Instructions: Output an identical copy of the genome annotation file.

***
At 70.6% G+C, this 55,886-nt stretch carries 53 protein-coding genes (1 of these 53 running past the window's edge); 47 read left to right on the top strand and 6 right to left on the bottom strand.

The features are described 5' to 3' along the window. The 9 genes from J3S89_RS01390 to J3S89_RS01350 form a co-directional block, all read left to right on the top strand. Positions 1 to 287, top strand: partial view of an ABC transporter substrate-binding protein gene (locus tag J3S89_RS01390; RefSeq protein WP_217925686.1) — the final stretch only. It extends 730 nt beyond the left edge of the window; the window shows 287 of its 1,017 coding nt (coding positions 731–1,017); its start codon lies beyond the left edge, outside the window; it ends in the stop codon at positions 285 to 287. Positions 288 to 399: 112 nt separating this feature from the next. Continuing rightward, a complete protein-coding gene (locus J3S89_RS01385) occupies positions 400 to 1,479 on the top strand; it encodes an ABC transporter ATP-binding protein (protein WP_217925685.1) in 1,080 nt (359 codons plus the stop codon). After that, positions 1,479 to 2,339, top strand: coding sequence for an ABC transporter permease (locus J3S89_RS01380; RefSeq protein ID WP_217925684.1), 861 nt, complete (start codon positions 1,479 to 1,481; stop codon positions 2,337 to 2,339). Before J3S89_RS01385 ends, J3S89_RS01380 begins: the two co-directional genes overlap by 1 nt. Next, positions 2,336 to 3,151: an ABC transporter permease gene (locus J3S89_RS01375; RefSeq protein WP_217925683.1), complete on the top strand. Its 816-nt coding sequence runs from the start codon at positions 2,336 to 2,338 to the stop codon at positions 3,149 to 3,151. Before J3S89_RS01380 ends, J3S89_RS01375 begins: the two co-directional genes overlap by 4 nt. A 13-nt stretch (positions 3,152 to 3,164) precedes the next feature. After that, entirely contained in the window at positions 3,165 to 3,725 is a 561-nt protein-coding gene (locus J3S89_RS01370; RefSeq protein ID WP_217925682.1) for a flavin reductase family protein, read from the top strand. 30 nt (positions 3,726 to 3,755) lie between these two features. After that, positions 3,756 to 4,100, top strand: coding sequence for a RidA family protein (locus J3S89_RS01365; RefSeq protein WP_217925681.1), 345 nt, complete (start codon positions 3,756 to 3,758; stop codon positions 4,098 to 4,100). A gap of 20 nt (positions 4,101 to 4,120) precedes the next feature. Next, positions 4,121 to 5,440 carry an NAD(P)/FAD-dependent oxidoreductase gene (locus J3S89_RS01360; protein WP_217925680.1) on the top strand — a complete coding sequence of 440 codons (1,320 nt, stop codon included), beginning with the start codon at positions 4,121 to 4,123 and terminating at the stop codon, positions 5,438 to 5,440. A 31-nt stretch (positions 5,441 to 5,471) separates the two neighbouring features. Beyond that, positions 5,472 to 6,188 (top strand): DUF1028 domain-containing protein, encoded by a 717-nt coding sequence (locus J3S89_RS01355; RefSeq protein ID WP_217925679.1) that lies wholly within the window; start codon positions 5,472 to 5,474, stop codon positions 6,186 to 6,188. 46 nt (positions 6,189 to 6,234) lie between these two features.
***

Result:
At 70.6% G+C, this 55,886-nt stretch carries 53 protein-coding genes (1 of these 53 running past the window's edge); 47 read left to right on the top strand and 6 right to left on the bottom strand.

The features are described 5' to 3' along the window. The 9 genes from J3S89_RS01390 to J3S89_RS01350 form a co-directional block, all read left to right on the top strand. Positions 1 to 287, top strand: partial view of an ABC transporter substrate-binding protein gene (locus tag J3S89_RS01390; RefSeq protein WP_217925686.1) — the final stretch only. It extends 730 nt beyond the left edge of the window; the window shows 287 of its 1,017 coding nt (coding positions 731–1,017); its start codon lies beyond the left edge, outside the window; it ends in the stop codon at positions 285 to 287. Positions 288 to 399: 112 nt separating this feature from the next. Continuing rightward, a complete protein-coding gene (locus J3S89_RS01385) occupies positions 400 to 1,479 on the top strand; it encodes an ABC transporter ATP-binding protein (protein WP_217925685.1) in 1,080 nt (359 codons plus the stop codon). After that, positions 1,479 to 2,339, top strand: coding sequence for an ABC transporter permease (locus J3S89_RS01380; RefSeq protein ID WP_217925684.1), 861 nt, complete (start codon positions 1,479 to 1,481; stop codon positions 2,337 to 2,339). Before J3S89_RS01385 ends, J3S89_RS01380 begins: the two co-directional genes overlap by 1 nt. Next, positions 2,336 to 3,151: an ABC transporter permease gene (locus J3S89_RS01375; RefSeq protein WP_217925683.1), complete on the top strand. Its 816-nt coding sequence runs from the start codon at positions 2,336 to 2,338 to the stop codon at positions 3,149 to 3,151. Before J3S89_RS01380 ends, J3S89_RS01375 begins: the two co-directional genes overlap by 4 nt. A 13-nt stretch (positions 3,152 to 3,164) precedes the next feature. After that, entirely contained in the window at positions 3,165 to 3,725 is a 561-nt protein-coding gene (locus J3S89_RS01370; RefSeq protein ID WP_217925682.1) for a flavin reductase family protein, read from the top strand. 30 nt (positions 3,726 to 3,755) lie between these two features. After that, positions 3,756 to 4,100, top strand: coding sequence for a RidA family protein (locus J3S89_RS01365; RefSeq protein WP_217925681.1), 345 nt, complete (start codon positions 3,756 to 3,758; stop codon positions 4,098 to 4,100). A gap of 20 nt (positions 4,101 to 4,120) precedes the next feature. Next, positions 4,121 to 5,440 carry an NAD(P)/FAD-dependent oxidoreductase gene (locus J3S89_RS01360; protein WP_217925680.1) on the top strand — a complete coding sequence of 440 codons (1,320 nt, stop codon included), beginning with the start codon at positions 4,121 to 4,123 and terminating at the stop codon, positions 5,438 to 5,440. A 31-nt stretch (positions 5,441 to 5,471) separates the two neighbouring features. Beyond that, positions 5,472 to 6,188 (top strand): DUF1028 domain-containing protein, encoded by a 717-nt coding sequence (locus J3S89_RS01355; RefSeq protein ID WP_217925679.1) that lies wholly within the window; start codon positions 5,472 to 5,474, stop codon positions 6,186 to 6,188. 46 nt (positions 6,189 to 6,234) lie between these two features.